Ask A Hindu: Practicing The Law of Attraction

Ask A Hindu: Practicing The Law of Attraction

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By Sreedharani Nandagopal

I understand that the practice of the Law of Attraction/manifestation derives from Hinduism; however, from what I have heard, manifestation, in Hinduism, is not supposed to be used for personal benefit. However, for me personally, personal benefit is not a bad thing so long as it is not done at anyone’s expense. As such, I use vision boards, affirmations, visualizations, etc. and occasionally use them for things like getting a PR in a 5K or going on a fun vacation. If I do this and don’t acknowledge its roots in Hinduism, then I worry that I will be contributing to the erasure of Hinduism’s influence on American spirituality. On the other hand, if I do acknowledge its roots in Hinduism, I worry that I will misrepresent Hinduism, since my practice of the Law of Attraction does not look like the Hindu practice. How can I practice the Law of Attraction without misrepresenting Hinduism or erasing the history of Hinduism’s influence on American spirituality?

Bhagvadgeetha advises seeking to do one’s duty and leave the results up to God. As everyone knows, desire causes pain but the Divine instructs the mortal human being to do their duty and leave the results up to the Divine.     

Law of Attraction is about deciding what you want, and making it happen. In this sense one must work toward what the individual needs/wants and work towards that goal. The results are left up to the Divine. When the human being conducts one’s Dharma, one may benefit personally. Leading to some satisfaction, contentment and finally Moksha; which  is liberation of Paramaathma from the physical body and therefore from this earth.  

Manifestation: A Tutorial from a Hindu by Mandira Gowda — Fever Dreams Magazine  

The Law of Attraction, dates back nearly 4,000 years to Hindu scriptures; some include,

  1. “That person, who desires for objects of pleasures, by contemplating on their properties, gets born, along with his desires, among those objects of pleasures” -translation from Mundaka Upanishad, Mundakopanishad 3.2.3 
  2. “From it the universe comes forth, in it the universe merges and in it the universe breathes. Therefore a man should meditate on Brahman with a calm mind. Now, verily, a man consists of will. As he wills in this world, so does he become when he has departed hence. Let him with this knowledge in mind form his wit” – Translation from Chandogya Upanishad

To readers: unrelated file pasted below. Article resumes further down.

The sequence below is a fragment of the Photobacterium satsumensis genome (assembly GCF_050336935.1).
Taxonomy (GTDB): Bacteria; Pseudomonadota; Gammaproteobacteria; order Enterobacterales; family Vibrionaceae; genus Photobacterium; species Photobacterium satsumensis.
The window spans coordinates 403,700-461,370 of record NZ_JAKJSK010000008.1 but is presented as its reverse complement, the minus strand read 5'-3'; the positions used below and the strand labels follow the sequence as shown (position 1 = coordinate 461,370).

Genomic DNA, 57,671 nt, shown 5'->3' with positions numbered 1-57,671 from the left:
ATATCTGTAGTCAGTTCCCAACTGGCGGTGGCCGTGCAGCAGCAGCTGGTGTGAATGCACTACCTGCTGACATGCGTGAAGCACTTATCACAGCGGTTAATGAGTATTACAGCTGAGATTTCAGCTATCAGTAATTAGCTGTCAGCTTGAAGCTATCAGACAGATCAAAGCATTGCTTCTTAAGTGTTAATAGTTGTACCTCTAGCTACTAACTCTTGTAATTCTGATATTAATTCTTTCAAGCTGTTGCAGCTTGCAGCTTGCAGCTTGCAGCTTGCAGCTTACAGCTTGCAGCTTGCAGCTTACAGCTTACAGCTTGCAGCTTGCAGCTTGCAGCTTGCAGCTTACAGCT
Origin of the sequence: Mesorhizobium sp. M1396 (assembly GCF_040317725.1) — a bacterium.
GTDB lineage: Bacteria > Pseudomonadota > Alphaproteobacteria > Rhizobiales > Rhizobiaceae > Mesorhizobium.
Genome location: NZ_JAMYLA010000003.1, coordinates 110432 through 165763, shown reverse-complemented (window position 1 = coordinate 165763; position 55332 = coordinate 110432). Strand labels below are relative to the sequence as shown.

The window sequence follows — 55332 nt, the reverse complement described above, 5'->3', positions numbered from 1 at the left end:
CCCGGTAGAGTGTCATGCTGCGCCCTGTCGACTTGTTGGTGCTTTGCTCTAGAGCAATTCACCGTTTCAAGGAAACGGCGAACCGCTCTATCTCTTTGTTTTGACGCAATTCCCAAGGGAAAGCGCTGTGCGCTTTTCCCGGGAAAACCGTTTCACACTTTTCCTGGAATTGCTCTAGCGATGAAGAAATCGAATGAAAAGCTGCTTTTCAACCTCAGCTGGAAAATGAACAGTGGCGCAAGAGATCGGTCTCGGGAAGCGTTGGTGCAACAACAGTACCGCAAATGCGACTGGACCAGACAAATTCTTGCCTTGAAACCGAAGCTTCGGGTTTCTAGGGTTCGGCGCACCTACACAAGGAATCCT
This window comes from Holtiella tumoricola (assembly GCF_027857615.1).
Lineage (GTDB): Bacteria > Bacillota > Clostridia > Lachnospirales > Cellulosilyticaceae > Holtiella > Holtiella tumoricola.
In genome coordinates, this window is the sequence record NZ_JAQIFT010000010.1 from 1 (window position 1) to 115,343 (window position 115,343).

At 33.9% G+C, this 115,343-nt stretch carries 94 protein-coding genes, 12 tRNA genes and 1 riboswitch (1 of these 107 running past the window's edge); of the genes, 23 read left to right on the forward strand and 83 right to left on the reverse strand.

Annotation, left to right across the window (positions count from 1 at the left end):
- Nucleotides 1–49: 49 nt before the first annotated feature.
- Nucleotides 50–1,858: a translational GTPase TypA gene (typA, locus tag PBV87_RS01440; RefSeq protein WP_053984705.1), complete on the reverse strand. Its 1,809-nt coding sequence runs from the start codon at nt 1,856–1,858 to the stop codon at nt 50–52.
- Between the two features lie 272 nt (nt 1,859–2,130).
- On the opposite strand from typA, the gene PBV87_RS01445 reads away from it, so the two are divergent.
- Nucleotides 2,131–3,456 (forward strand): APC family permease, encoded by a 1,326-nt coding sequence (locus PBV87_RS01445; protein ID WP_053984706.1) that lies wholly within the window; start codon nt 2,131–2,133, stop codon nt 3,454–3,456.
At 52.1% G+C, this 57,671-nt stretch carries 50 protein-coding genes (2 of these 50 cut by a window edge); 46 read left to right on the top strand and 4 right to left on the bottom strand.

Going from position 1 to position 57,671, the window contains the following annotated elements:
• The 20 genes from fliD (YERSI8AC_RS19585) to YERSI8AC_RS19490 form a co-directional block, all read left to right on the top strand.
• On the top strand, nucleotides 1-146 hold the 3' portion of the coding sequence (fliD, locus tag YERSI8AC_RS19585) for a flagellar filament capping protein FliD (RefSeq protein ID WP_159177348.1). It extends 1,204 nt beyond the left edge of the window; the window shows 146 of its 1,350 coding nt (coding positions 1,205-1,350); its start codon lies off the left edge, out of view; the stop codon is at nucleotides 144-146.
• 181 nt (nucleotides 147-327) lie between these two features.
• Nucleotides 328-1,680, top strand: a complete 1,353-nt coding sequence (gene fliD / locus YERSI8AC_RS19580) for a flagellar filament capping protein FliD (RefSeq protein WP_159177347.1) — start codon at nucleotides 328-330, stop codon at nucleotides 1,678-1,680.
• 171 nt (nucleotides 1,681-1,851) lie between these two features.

3. “Whatever destinations and objects of pleasures, the man, whose mind is free from impurities, he obtains those destinations and those objects of pleasures” -Translation from Mundaka Upanishad, Mundakopanishad 3.1.10

Dharma (doing one’s duty) is a manifestation of the Divine that is asked of every living being on earth. It is a universal factor that every living being should adhere to. While doing these, Dharma manifestations of attraction will come into the picture but that should not deter someone not doing one’s Dharma. 

In essence one can practice attraction/manifestation as long as one is following the prescribed Dharma anywhere in the world.

About Sreedharani Nandagopal

Sreedharani Nandagopal followed her physician sister to Seattle in 1969. She attended University of Washington to get her Physics and engineering degree. Then, In 1975 went back to India and got married to an electrical engineering professor (Mallur Nandagopal, Ph.D.) and at the same time I received her immigrant visa. Together they returned to Seattle. In 1977 they moved to Spokane. Her husband has done some innovative things for the city of Spokane, one of them being rebuilding the Upriver Dam Hydroelectric project which produces annually
over $3 million in revenue to the city. Sreedharani taught for the Community Colleges of Spokane for 27 years and other colleges in this area including NIC. Together they do volunteer work for the schools and community at large by giving presentations about Indian culture, Hinduism, etc. They also try to educate the Spokane and the vicinity citizenry by bringing classical concerts and dance-dramas from India with the help of Rotary, Spokane Arts, Spokane city, Innovia Foundation, and many other organizations, and individual donors.

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